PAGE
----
For myself personally, being unadventurous, I am happy with my gated community townhome done by a builder with very very deep pockets, close to the 75 (and thus in a low risk evacuation zone)
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Old 07-22-2009, 09:44 AM   #6
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I took at the 3-D imagery of the lot you linked to in Port Charlotte, and it looks like a fairly rough around the edges low income "rednecky" place. I think one reason the lot is so cheap is that there are thousands and thousands of ubiquitous lots just like it all over that part of Fl, and an exodus of the population to go with it. With tons of supply and inadequate demand, the price drops a lot.
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Old 07-22-2009, 10:43 AM   #7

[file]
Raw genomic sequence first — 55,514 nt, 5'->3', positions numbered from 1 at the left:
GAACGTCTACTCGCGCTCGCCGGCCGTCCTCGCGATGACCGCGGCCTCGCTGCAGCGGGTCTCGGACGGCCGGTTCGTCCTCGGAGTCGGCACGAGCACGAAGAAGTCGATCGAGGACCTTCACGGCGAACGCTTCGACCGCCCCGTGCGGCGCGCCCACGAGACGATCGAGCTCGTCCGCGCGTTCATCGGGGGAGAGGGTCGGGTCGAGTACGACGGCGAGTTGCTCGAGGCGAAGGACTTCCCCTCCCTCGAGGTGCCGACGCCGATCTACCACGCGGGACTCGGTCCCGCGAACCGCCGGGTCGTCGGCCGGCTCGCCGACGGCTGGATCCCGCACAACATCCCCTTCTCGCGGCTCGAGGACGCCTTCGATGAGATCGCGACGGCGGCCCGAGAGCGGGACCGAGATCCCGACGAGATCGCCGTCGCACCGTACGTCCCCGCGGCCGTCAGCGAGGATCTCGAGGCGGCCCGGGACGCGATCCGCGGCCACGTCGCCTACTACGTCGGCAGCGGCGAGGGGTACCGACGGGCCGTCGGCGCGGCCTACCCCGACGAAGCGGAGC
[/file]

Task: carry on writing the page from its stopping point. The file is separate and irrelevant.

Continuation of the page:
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for immediate use, it actually would make more sense to buy an existing house on a lot (unless one was looking at FIRE 10-20 years out) as they are going for below cost to build at this point - you can get a solid house for 100K, and a canal house for 200K in Cape Coral, though, as above, there are many many risks to consider. The City Data forums are good places to hear all the whining about what is wrong with each area.

If I was in my 40s and still looking at a few years to retirement, it might make sense to buy this sort of lot and slowly put up an inexpensive cottage-type structure - mostly self built over winter vacations, as a second home - converting vacation time from hotel bills to an equity building exercise.

This would be something for a creative sort of person who does not have a corporate level of income, or a blue collar type, who is not offended at the sight of a harley.

I agree that it would be risky to put money into something in Florida if one were not going to actually use the property. Rental income or capital gains is iffy for the medium term.